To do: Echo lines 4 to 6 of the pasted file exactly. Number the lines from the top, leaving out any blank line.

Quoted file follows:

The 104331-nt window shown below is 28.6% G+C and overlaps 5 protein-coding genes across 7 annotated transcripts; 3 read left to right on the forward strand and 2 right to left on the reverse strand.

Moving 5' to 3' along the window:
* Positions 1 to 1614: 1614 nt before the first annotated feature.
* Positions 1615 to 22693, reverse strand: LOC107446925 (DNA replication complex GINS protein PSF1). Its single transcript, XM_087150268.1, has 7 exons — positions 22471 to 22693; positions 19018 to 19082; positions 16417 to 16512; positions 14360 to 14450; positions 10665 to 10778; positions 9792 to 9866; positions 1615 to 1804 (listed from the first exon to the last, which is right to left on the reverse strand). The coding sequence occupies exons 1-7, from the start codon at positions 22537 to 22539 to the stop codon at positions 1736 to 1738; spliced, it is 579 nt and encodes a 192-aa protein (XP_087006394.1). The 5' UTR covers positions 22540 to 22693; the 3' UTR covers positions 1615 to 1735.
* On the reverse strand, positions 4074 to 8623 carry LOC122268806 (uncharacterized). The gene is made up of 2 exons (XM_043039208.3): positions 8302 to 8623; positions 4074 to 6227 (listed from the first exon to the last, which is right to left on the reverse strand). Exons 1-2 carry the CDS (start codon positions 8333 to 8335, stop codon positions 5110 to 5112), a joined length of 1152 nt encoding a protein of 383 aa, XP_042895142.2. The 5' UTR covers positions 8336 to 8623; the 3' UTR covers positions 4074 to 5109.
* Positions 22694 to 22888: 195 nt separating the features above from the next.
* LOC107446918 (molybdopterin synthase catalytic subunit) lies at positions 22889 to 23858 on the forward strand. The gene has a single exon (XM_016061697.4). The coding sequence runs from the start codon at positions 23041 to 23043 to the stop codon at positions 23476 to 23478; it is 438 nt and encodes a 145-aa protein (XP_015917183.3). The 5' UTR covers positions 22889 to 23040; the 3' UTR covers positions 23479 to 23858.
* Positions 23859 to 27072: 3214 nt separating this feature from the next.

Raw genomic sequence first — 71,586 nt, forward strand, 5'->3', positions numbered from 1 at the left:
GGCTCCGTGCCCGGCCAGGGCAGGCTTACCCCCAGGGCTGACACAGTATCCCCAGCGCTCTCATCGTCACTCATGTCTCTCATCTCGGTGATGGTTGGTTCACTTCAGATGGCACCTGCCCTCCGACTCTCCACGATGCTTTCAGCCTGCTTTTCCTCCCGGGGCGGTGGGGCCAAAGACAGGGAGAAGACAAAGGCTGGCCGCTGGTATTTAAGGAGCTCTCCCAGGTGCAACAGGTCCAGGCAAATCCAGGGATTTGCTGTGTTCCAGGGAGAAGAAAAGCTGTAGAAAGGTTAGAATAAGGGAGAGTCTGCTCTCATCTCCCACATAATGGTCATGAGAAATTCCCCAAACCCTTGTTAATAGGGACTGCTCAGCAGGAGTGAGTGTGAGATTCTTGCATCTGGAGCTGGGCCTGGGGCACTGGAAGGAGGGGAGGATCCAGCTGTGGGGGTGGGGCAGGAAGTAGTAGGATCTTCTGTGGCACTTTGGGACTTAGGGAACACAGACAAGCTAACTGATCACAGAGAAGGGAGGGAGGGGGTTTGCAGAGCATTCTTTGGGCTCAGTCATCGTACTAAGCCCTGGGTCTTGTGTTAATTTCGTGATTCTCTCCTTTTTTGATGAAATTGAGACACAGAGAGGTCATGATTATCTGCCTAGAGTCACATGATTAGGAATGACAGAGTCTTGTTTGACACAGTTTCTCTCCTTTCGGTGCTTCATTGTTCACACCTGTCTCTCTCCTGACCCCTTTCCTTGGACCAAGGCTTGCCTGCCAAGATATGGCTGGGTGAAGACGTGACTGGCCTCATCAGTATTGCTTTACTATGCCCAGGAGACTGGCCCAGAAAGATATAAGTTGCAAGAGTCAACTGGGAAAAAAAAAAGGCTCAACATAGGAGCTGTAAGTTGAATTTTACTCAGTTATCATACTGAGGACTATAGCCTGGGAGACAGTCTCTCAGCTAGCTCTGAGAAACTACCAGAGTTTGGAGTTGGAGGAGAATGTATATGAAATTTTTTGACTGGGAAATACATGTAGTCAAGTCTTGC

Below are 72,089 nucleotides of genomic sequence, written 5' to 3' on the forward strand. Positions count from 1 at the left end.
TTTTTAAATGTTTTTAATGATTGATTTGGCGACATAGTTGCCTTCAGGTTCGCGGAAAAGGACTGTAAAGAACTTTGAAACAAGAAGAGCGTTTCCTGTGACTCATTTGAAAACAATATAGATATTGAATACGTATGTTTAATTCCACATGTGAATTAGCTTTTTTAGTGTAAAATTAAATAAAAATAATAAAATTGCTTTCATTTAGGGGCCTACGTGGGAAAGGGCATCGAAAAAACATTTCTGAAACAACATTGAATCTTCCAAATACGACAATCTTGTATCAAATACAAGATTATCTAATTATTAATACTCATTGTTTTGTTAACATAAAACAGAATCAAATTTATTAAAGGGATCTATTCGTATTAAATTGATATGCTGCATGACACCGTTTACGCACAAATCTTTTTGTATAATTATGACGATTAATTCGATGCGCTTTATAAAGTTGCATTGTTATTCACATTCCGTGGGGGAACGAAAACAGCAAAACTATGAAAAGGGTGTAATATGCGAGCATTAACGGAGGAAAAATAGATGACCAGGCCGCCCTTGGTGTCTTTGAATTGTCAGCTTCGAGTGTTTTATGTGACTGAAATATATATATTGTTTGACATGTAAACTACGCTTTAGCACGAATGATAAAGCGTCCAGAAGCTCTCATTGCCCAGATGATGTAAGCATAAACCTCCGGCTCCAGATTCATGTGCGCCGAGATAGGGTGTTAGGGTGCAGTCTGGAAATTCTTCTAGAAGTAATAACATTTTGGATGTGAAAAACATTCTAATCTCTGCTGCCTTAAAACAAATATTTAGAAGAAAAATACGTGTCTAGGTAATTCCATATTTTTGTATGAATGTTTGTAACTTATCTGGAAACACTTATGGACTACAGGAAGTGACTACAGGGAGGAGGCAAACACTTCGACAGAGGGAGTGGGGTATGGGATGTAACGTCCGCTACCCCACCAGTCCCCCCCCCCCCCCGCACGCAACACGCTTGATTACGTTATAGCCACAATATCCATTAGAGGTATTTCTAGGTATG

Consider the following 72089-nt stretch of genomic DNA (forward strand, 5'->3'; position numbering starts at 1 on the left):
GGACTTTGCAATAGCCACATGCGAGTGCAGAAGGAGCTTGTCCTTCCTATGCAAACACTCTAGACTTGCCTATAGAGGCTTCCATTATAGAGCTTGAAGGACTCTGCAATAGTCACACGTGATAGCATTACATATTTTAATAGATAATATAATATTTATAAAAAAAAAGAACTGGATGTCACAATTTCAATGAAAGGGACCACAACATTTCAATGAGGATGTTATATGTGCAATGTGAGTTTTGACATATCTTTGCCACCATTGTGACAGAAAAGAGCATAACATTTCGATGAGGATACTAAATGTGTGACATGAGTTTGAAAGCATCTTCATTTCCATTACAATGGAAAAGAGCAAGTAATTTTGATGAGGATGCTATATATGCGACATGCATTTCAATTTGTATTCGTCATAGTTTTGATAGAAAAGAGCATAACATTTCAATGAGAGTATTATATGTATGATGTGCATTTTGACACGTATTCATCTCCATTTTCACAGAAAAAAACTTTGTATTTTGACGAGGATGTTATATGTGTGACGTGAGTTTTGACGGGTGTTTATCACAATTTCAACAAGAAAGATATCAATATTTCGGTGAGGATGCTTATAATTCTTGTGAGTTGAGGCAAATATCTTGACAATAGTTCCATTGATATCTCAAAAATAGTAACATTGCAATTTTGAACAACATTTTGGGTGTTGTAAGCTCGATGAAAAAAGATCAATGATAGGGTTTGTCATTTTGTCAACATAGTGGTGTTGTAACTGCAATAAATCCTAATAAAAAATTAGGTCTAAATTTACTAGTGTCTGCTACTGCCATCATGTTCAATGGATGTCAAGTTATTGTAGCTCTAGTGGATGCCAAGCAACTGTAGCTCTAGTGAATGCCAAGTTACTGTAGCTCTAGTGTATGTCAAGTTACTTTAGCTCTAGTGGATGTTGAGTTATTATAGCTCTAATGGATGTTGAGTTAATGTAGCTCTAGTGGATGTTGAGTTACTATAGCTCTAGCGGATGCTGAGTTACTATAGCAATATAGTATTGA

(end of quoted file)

* Positions 1615 to 22693, reverse strand: LOC107446925 (DNA replication complex GINS protein PSF1). Its single transcript, XM_087150268.1, has 7 exons — positions 22471 to 22693; positions 19018 to 19082; positions 16417 to 16512; positions 14360 to 14450; positions 10665 to 10778; positions 9792 to 9866; positions 1615 to 1804 (listed from the first exon to the last, which is right to left on the reverse strand). The coding sequence occupies exons 1-7, from the start codon at positions 22537 to 22539 to the stop codon at positions 1736 to 1738; spliced, it is 579 nt and encodes a 192-aa protein (XP_087006394.1). The 5' UTR covers positions 22540 to 22693; the 3' UTR covers positions 1615 to 1735.
* On the reverse strand, positions 4074 to 8623 carry LOC122268806 (uncharacterized). The gene is made up of 2 exons (XM_043039208.3): positions 8302 to 8623; positions 4074 to 6227 (listed from the first exon to the last, which is right to left on the reverse strand). Exons 1-2 carry the CDS (start codon positions 8333 to 8335, stop codon positions 5110 to 5112), a joined length of 1152 nt encoding a protein of 383 aa, XP_042895142.2. The 5' UTR covers positions 8336 to 8623; the 3' UTR covers positions 4074 to 5109.
* Positions 22694 to 22888: 195 nt separating the features above from the next.